The Danish Data Protection Agency banned Chromebooks and Google Workspace in the school district of Helsingør. Security researchers say it might spread across the entire country.
Officials in the municipality of Helsingør last year were ordered by Datatilsynet, Denmark’s data protection agency, to carry out a risk assessment around the processing of personal data by Google in primary schools. This came after Helsingør reported a “breach of personal data security” back in January 2020.
Not meeting the requirements
A verdict published last week by Datatilsynet revealed that data processing involving students using Google’s cloud-based Workspace software suite (such as Gmail, Google Docs, Calendar and Google Drive) “does not meet the requirements of the GDPR on several points”. Datatilsynet says that the data processor agreement seemingly allow for data to be transferred to other countries for the purpose of providing support, even though the data is ordinarily stored in one of Google’s EU data centers.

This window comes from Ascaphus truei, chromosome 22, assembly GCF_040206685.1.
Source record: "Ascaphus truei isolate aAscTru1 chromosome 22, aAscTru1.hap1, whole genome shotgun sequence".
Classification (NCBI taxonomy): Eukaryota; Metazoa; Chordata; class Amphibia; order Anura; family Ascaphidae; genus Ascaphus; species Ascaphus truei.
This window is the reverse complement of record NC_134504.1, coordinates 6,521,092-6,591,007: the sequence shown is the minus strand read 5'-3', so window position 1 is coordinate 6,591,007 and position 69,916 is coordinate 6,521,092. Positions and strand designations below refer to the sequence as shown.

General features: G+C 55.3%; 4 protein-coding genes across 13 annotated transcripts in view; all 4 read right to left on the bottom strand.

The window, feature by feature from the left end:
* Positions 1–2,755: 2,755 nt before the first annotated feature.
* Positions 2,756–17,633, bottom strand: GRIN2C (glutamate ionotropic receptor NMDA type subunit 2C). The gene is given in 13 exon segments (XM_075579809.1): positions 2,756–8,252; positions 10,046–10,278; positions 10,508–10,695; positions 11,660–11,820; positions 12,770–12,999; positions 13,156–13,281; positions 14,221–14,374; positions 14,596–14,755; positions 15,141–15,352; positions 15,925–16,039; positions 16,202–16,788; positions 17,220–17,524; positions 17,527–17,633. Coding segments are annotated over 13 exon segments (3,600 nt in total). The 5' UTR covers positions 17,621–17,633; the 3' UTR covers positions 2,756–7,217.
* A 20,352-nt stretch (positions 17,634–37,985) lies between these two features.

More municipalities to follow?
Google’s Chromebook laptops and Google Workspace are being used in schools across Denmark. Even though this ruling applies only to schools in Helsingør, Datatilsynet notes that many of the conclusions it has reached will “probably apply to other municipalities” that use Google Chromebooks and Workspace. It added that it expects these other municipalities “to take relevant steps” off the back of the decision it reached in Helsingør.
Google had already announced in May this year a package of additional controls for European users of Google Workspace, which will allow them to control, limit, and monitor transfers of data to and from the EU, but roll out is only supposed to start at the end of this year.